This guide will take you through the dos and don’ts of recovery. If you need advice on respite care or general post-surgery advice, we have two other articles below that you might find helpful:
If you are caring for someone and would like to talk through your options for getting professional support, don’t hesitate to get in touch with us here at Cavendish Homecare.
When mobility is reduced, or the hip joint is worn or damaged, it may be necessary to replace it with a prosthesis (artificial joint), known as hip replacement surgery. The new joint will last for around 15 years, and often greatly reduces pain as well as increases mobility. Hip replacement surgery is considered major surgery and therefore can have a longer recovery time. It is carried out under either general anesthetic (you’re asleep during the procedure) or an epidural when your lower body is numbed but you remain awake.
An artificial hip joint is made of a metal alloy or, in some cases, ceramic. The surgery to replace your hip joint with an artificial one usually takes around 60-90 minutes to complete. To read more about the materials and process of this operation, the NHS has a guide.
According to the NHS, most hip replacements are provided to people between the ages of 60 and 80. There can be conditions that affect the hip joint, including:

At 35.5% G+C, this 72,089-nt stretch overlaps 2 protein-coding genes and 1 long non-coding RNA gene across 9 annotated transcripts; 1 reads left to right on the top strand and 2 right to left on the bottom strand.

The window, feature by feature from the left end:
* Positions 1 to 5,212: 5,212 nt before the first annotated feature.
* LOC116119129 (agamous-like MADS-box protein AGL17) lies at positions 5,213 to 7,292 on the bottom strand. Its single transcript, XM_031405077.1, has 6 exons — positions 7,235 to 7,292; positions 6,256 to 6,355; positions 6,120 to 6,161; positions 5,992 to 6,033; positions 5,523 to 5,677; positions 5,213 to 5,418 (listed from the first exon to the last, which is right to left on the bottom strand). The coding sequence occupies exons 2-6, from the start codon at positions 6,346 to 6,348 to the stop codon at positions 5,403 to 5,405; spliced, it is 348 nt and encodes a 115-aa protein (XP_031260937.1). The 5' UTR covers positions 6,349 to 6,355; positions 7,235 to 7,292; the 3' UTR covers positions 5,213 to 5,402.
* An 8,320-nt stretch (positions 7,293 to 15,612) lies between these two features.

Other reasons a person may require a hip replacement include:
Before the surgery, you can do a few things to help aid your recovery. These include:
It will be around 6 weeks before you can return to light activity or go back to work (depending on your occupation). After surgery, you will be given specific instructions on how to care for your hip. This might include:
Following the advice of your doctor and a well-planned recovery, the document is key to a full recovery. Make sure to rest when you are tired and not rush to recover any quicker than you have been told it will take.
You must follow the advice from your doctor. An individual care plan will be provided to help you tailor rehabilitation to your specific needs and mobility. It will cover everything from the medications you can and can’t take, to exercises to help strengthen your new hip joint. You may also be enrolled in a physiotherapy course.
Some things you should not do after hip replacement surgery:
It is also advisable to not sit for long periods, getting up and moving gently in between periods of sitting. You should try to get plenty of rest and maintain a healthy, balanced diet to help your body to heal.
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